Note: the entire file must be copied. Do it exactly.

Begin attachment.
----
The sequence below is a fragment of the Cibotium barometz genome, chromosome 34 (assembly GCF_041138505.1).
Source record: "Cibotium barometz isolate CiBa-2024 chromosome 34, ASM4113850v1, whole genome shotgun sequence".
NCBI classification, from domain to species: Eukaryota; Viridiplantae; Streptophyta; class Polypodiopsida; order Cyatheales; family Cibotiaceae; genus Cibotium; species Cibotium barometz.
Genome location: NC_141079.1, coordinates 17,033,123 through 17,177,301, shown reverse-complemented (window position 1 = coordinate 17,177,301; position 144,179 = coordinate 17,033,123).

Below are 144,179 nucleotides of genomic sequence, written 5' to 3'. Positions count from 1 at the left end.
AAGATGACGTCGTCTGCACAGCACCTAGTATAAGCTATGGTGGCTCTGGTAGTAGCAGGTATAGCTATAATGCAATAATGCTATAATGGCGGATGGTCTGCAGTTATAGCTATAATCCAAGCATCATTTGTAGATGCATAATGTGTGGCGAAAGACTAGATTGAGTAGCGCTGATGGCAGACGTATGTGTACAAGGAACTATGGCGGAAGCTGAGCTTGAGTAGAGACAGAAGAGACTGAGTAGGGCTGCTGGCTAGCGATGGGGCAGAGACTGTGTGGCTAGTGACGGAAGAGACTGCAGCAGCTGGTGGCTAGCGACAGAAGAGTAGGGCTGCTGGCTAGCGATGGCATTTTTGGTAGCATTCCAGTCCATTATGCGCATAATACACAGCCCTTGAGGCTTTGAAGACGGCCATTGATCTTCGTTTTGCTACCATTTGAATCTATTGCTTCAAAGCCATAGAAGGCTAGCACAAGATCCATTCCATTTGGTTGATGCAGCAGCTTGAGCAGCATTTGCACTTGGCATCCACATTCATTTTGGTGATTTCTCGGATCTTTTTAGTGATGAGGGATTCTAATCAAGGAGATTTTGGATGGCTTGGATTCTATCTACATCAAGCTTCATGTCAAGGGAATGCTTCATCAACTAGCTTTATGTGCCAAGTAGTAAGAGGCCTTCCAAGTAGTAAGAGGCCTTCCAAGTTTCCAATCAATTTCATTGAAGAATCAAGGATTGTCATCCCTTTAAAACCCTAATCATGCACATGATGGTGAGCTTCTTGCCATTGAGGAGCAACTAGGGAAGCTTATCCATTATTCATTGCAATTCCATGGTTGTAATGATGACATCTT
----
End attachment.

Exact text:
The sequence below is a fragment of the Cibotium barometz genome, chromosome 34 (assembly GCF_041138505.1).
Source record: "Cibotium barometz isolate CiBa-2024 chromosome 34, ASM4113850v1, whole genome shotgun sequence".
NCBI classification, from domain to species: Eukaryota; Viridiplantae; Streptophyta; class Polypodiopsida; order Cyatheales; family Cibotiaceae; genus Cibotium; species Cibotium barometz.
Genome location: NC_141079.1, coordinates 17,033,123 through 17,177,301, shown reverse-complemented (window position 1 = coordinate 17,177,301; position 144,179 = coordinate 17,033,123).

Below are 144,179 nucleotides of genomic sequence, written 5' to 3'. Positions count from 1 at the left end.
AAGATGACGTCGTCTGCACAGCACCTAGTATAAGCTATGGTGGCTCTGGTAGTAGCAGGTATAGCTATAATGCAATAATGCTATAATGGCGGATGGTCTGCAGTTATAGCTATAATCCAAGCATCATTTGTAGATGCATAATGTGTGGCGAAAGACTAGATTGAGTAGCGCTGATGGCAGACGTATGTGTACAAGGAACTATGGCGGAAGCTGAGCTTGAGTAGAGACAGAAGAGACTGAGTAGGGCTGCTGGCTAGCGATGGGGCAGAGACTGTGTGGCTAGTGACGGAAGAGACTGCAGCAGCTGGTGGCTAGCGACAGAAGAGTAGGGCTGCTGGCTAGCGATGGCATTTTTGGTAGCATTCCAGTCCATTATGCGCATAATACACAGCCCTTGAGGCTTTGAAGACGGCCATTGATCTTCGTTTTGCTACCATTTGAATCTATTGCTTCAAAGCCATAGAAGGCTAGCACAAGATCCATTCCATTTGGTTGATGCAGCAGCTTGAGCAGCATTTGCACTTGGCATCCACATTCATTTTGGTGATTTCTCGGATCTTTTTAGTGATGAGGGATTCTAATCAAGGAGATTTTGGATGGCTTGGATTCTATCTACATCAAGCTTCATGTCAAGGGAATGCTTCATCAACTAGCTTTATGTGCCAAGTAGTAAGAGGCCTTCCAAGTAGTAAGAGGCCTTCCAAGTTTCCAATCAATTTCATTGAAGAATCAAGGATTGTCATCCCTTTAAAACCCTAATCATGCACATGATGGTGAGCTTCTTGCCATTGAGGAGCAACTAGGGAAGCTTATCCATTATTCATTGCAATTCCATGGTTGTAATGATGACATCTT